Four years ago, you made a film that showed such tremendous potential, it was nearly heartbreaking. Super 8 provided one hour of nostalgic, pure and euphoric entertainment before devolving into an hour of mind-numbing contemporary Hollywood monster movie theatrics. Had the full film lived up to the promise of that first hour – oh, what could have been!
|Of course there are spoilers, silly!!|
On December 18th, my wife and I sat down at 10:30am for an IMAX 3D viewing of The Force Awakens to find out. I avoided all potential spoilers, only peeking to see what casting decisions had been made [I disliked Oscar Isaac until seeing him in Ex Machina; I initially mistook Adam Driver for the most excellent Ezra Miller]. The excitement had been building for weeks, and when the Lucasfilm logo silently and eerily appeared without the 20th Century Fox fanfare, the first signal of a new era of Star Wars films was clearly announced. And the rest..?
It was simply wonderful.
I cannot tell you the overwhelming combination of joy and jealousy that I feel towards a man who grew up loving these films and now gets the chance to himself helm one. Your passion for the source material shows everywhere on the screen. This is as much a tribute film – a fan film, some are saying– as it is an original work. The plot very nearly follows the exact same major points of the original classic Star Wars, but takes the first 30-plus minutes to introduce us to new characters who we will grow to love over the remaining ninety. But after my second viewing in another packed theater yesterday, I have a few specific things that I want to thank you for and here they are:
Casting Daisy Ridley
Nearly every new casting decision in this film is spot on, but none is better than Ridley’s Rey, who balances delicately the gravitas of a teen being orphaned on a barren remote world with the youthful exuberance of someone meeting their childhood heroes in the flesh for the first time (“You’re Han Solo! This is the Millennium Falcon!”). Rey is exactly how each fanboy like myself would act if put in her circumstance. How that role was written is perfect, but how Ridley delivers it is priceless. In another year, this would be Oscar-caliber material if the folks in Hollywood had any sense.
Hiring Lawrence Kasdan
There is little doubt in my mind that this would not have been the film it was without Kasdan’s input. In our first hero-villain exchange, we see the magic of the signature SW dialogue already returning (“So who talks first? Do I talk first?”). And it continues throughout the film. This is neither the stilted prose foisted upon Hayden Christensen in the tortured romantic scenes of Episode II, nor is it the ad nauseum plot exposition of The Phantom Menace, and it certainly isn’t the atrocious and generic boilerplate action one-liners that Jonathan Hales supplied in Attack of the Clones. Kasdan knows these characters – old and new. He understands their motivations and has fun with them. The best comedic lines are reserved for Solo and Finn, but Rey gets the most emotional ones and, as stated above, gets exactly how to deliver them.
Kasdan has had some real missteps in Hollywood lately (ahem, Dreamcatcher) and unfortunately his whole career seems to have stalled because of this. However, he has always shown a flair for dialogue in his original material , such as Mumford and Silverado. The fact he was not only on board for this film, but also the upcoming Han Solo anthology film suggests that even more good things are to come.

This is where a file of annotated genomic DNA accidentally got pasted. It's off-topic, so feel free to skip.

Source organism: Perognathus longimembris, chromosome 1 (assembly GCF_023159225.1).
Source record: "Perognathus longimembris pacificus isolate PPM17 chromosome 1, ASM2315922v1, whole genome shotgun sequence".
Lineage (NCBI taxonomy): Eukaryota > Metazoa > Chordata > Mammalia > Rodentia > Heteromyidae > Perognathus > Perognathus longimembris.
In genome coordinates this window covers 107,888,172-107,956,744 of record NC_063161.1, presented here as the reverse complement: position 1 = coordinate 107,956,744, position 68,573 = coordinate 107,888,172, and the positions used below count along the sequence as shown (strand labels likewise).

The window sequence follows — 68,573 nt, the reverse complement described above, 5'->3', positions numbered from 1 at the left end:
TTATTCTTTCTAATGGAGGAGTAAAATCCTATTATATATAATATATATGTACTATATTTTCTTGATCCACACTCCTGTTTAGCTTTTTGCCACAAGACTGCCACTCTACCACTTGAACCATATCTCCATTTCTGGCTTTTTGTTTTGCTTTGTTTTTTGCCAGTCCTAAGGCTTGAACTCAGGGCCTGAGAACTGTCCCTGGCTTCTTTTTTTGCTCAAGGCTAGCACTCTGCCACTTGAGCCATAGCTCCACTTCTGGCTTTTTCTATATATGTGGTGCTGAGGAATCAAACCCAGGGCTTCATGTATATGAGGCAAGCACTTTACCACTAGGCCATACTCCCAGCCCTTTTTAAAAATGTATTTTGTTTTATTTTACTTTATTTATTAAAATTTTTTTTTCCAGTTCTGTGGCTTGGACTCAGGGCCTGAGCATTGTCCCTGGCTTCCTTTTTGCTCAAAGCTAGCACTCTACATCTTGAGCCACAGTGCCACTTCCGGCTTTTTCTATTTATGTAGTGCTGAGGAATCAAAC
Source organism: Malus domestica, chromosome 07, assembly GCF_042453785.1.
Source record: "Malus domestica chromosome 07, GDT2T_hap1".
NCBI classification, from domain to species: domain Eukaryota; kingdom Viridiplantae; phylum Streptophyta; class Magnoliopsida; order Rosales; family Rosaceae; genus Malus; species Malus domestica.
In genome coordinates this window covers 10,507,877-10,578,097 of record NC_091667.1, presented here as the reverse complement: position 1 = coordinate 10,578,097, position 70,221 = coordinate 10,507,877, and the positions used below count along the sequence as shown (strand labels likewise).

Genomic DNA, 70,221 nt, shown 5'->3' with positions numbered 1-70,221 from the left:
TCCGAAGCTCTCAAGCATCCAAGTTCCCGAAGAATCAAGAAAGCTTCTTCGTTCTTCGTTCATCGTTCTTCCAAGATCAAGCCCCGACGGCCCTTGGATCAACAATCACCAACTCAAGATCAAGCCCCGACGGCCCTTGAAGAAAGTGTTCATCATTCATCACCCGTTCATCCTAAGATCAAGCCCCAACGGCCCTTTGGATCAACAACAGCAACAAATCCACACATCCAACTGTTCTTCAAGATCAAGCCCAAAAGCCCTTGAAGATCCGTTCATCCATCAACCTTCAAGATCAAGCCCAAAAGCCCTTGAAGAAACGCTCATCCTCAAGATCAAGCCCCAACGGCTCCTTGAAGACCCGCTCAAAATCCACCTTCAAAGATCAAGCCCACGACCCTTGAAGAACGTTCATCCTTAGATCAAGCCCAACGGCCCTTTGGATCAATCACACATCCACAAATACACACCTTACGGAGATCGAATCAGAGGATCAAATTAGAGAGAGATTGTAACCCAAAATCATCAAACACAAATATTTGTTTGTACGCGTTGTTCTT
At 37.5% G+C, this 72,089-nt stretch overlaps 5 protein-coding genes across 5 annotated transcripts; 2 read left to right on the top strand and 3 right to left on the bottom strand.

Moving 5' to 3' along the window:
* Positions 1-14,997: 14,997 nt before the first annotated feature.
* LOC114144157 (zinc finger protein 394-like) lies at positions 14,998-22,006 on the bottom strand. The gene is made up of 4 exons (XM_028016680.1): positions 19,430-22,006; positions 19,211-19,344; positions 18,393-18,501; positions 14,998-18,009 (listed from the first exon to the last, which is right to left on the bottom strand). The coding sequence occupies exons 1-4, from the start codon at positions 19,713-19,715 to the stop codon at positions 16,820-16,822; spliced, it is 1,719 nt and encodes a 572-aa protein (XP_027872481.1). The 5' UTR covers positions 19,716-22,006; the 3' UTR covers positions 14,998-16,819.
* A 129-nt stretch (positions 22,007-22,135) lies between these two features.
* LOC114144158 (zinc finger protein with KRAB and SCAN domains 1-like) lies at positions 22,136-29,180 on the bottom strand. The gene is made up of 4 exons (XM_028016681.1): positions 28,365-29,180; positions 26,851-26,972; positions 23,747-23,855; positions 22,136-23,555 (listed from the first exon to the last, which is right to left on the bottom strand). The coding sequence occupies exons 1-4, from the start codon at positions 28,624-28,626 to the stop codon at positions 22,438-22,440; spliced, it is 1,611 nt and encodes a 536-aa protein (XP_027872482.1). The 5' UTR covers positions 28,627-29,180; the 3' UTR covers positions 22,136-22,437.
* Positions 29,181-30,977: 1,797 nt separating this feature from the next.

Using REAL Filming Locations
Arguably, the biggest knock on the prequels is the feeling that actors give wooden performances while extraordinary things happen all around them. These performances have often been attributed to the fact that the actors can’t possibly know what is happening around them because somebody in Marin County hasn’t drawn it yet! But the end product of all that effects work makes all of the prequels, Episode II most especially, look like PS3 cut scenes. They didn’t hold up well, and pale next to the work done in the Lord of the Rings films.
After having seen Prometheus, to me there is no doubt that the day and age of green screen 'location' filming has died a belated death, and the use of real locations for backgrounds was truly stunning. The original trilogy cast members apparently convinced you, JJ, that you needed to use real locations to lend a sense of realism and authenticity to the new films, and in this one at least, it works. Whether it actually be Iceland or Ireland, we still feel like we’ve been transported to another world, and it looks real. It doesn’t look like some twenty-something graphic artist's wet dream; it looks like a place we actually want to visit. I only hope your buddy Rian Johnson feels the same way in making Episode VIII. I'm glad we don't have to wait three years to find out!
So in conclusion...
JJ, I could go on and on about what there is to love about this movie (and the few insignificant things that I don't), but I only have one more thing to add.
There is a moment late in the film when Kylo Ren extends his arm to retrieve for his grandfather’s lightsaber. The camera holds on his face, expending mental 'Force' energy to reach for something he believes is his, but we in the audience all know is not. It is in this moment, and in how long the movie waits suspensefully for what will inevitably happen next, that I knew you finally got it. There were no phony false surprises like in Star Trek: Into Darkness, no over-the-top, cloying emotions like in Armageddon, and no CGI disasters like the second half of Super 8. The saber whips across the screen and into the hands of the person to whom it belongs, and my eyes flushed with tears of exhilarated joy. Like George did in the original Star Wars, you may have just created the seminal cinematic work of your career.
But man, I really hope you’ve got more like this one in you.
My sincere thanks,
My sincere thanks,